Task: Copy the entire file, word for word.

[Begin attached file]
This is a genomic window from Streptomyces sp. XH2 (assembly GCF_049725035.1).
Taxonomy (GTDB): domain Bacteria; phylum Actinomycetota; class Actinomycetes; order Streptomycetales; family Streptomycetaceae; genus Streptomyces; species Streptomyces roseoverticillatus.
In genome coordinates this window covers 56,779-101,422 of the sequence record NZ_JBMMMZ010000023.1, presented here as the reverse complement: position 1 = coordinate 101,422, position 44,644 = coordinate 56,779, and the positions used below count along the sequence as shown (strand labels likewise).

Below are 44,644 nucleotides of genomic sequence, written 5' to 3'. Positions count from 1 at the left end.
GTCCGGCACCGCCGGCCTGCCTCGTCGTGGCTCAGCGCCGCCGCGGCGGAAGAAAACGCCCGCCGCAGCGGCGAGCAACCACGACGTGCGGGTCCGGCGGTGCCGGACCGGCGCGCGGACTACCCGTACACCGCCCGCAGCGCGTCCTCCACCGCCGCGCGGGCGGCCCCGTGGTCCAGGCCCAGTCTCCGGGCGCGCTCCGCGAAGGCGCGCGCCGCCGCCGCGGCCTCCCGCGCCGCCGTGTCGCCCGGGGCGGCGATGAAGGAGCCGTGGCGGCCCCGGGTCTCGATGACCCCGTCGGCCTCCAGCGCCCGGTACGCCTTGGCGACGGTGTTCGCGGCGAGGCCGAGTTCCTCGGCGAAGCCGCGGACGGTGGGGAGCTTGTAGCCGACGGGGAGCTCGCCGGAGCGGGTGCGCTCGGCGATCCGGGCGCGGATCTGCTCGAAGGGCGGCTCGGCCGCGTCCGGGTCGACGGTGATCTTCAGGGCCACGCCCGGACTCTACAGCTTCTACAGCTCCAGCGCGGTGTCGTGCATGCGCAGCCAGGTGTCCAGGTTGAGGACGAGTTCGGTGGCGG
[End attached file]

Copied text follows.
This is a genomic window from Streptomyces sp. XH2 (assembly GCF_049725035.1).
Taxonomy (GTDB): domain Bacteria; phylum Actinomycetota; class Actinomycetes; order Streptomycetales; family Streptomycetaceae; genus Streptomyces; species Streptomyces roseoverticillatus.
In genome coordinates this window covers 56,779-101,422 of the sequence record NZ_JBMMMZ010000023.1, presented here as the reverse complement: position 1 = coordinate 101,422, position 44,644 = coordinate 56,779, and the positions used below count along the sequence as shown (strand labels likewise).

Below are 44,644 nucleotides of genomic sequence, written 5' to 3'. Positions count from 1 at the left end.
GTCCGGCACCGCCGGCCTGCCTCGTCGTGGCTCAGCGCCGCCGCGGCGGAAGAAAACGCCCGCCGCAGCGGCGAGCAACCACGACGTGCGGGTCCGGCGGTGCCGGACCGGCGCGCGGACTACCCGTACACCGCCCGCAGCGCGTCCTCCACCGCCGCGCGGGCGGCCCCGTGGTCCAGGCCCAGTCTCCGGGCGCGCTCCGCGAAGGCGCGCGCCGCCGCCGCGGCCTCCCGCGCCGCCGTGTCGCCCGGGGCGGCGATGAAGGAGCCGTGGCGGCCCCGGGTCTCGATGACCCCGTCGGCCTCCAGCGCCCGGTACGCCTTGGCGACGGTGTTCGCGGCGAGGCCGAGTTCCTCGGCGAAGCCGCGGACGGTGGGGAGCTTGTAGCCGACGGGGAGCTCGCCGGAGCGGGTGCGCTCGGCGATCCGGGCGCGGATCTGCTCGAAGGGCGGCTCGGCCGCGTCCGGGTCGACGGTGATCTTCAGGGCCACGCCCGGACTCTACAGCTTCTACAGCTCCAGCGCGGTGTCGTGCATGCGCAGCCAGGTGTCCAGGTTGAGGACGAGTTCGGTGGCGG